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Bossa Nova (Part 2/3)

Bossa Nova (Part 2/3)

bossa nova sheet music score download partitura partition spartiti 楽譜

4 Characteristics of Bossa Nova

The following elements make bossa nova distinctive:

  1. Rhythm: The bossa nova rhythm is a two-bar pattern derived from samba music. It recalls the syncopated claves of Afro-Cuban music, but a pure clave is not an element of traditional Brazilian music.
  2. Tempo: Bossa nova has a relatively languid tempo, particularly when compared to the danceable energy that informs most samba rhythms.
  3. Vocal style: Most bossa nova singers use a non-operatic, slightly nasal vocal style derived from the caboclo folk styles of northeast Brazil.
  4. Lyrics: Wistful lyrics concerning personal longing, love, and the tranquility of nature characterize bossa nova.

Stan Getz

Philadelphia-born saxophonist and composer who was a key figure in popularizing Bossa Nova music in the United States. Influenced by Lester Young, an alumni of Woody Herman’s big band, Getz fused bebop, cool jazz and third stream jazz into his own distinctive style. Recorded three bossa nova albums before teaming with guitarist Joao Gilberto to record Getz/Gilberto, the most famous and biggest selling bossa nova record of all time. Getz performed well into the late 80s before dying of liver cancer at age 64.

Stan Getz – Stan Getz At Large ( Full Album )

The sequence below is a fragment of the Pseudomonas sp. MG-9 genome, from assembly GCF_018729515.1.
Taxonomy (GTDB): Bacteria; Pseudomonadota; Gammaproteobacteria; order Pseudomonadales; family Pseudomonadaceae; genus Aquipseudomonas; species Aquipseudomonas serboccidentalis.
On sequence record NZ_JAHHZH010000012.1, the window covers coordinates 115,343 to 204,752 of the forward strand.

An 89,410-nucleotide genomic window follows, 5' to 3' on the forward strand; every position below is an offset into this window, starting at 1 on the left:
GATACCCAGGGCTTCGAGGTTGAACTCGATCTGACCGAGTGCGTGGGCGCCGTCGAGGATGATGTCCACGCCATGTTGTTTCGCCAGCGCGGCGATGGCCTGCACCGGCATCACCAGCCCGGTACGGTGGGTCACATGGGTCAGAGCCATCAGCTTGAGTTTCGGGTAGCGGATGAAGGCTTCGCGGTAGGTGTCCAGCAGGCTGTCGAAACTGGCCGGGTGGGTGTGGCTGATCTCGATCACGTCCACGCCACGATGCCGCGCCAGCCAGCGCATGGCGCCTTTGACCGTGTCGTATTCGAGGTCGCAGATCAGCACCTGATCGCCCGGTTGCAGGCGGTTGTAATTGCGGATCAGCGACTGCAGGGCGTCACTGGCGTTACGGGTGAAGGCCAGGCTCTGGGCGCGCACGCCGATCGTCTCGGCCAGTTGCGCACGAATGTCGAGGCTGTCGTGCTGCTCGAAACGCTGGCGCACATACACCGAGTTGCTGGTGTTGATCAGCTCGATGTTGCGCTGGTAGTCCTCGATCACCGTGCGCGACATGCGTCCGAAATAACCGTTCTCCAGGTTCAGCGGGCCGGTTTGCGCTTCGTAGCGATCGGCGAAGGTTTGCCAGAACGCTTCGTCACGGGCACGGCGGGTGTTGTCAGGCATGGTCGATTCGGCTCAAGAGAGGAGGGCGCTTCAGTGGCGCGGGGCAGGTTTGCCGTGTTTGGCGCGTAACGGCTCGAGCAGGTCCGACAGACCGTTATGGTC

Tenor Saxophone – Stan Getz…. Bass – Dan Jordan…. Drums – William Schiøppfe…. Piano – Jan Johansson

0:00:00 [01] Night And Day 0:10:32 [02] Pammie’s Tune 0:17:42 [03] Amour 0:23:32 [04] I Like to Recognize the Tune 0:30:14 [05] When the Sun Comes Out 0:36:04 [06] Just a Child 0:40:03 [07] Folks Who Live on the Hill 0:44:23 [08] Café Montmartre Blues 0:52:28 [09] He Was Too Good for Me 0:57:02 [10] Younger Than Springtime 1:02:12 [11] Goodbye 1:05:55 [12] Land’s End 1:13:00 [13] In Your Own Sweet Way 1:19:05 [14] In the Night

Recorded – Copenhagen, January 14th and 15th, 1960

Sheet Music download here.

João Gilberto

João Gilberto do Prado Pereira de Oliveira was born on June 10, 1931, in the small city of Juázeiro in the interior of Brazil’s northeastern Bahia state. He seemed attracted to music early in life, but did not begin playing until age 14, when his grandfather gave him a guitar. Within a year, despite his father’s disapproval, he was leading a band composed of fellow students.

The sound of U.S. big-band jazz had penetrated to Brazilian radio by the 1940s, and Gilberto grew up with the music of Duke Ellington and Tommy Dorsey in addition to Brazilian pop songs and samba music. A less common influence was the crisp, operetta-flavored style of U.S. pop singer Jean-nette MacDonald.

With the introduction of the microphone and the amplifier in Brazil, Gilberto realized that the sound source did not need to be emitted intensely, regarding the voice and instrument, which favored subtle and internalized interpretations. On the other hand, at the time of the first “bossa nova” recordings, Brazil still did not have high fidelity recording equipment capable of reproducing more complex sonorities.

Due to that, Gilberto and Tom Jobim, Gilberto’s first arranger, elaborated complex harmonies under the influence of American music, and at the same time they simplified the general sound, because of the equipment limitation.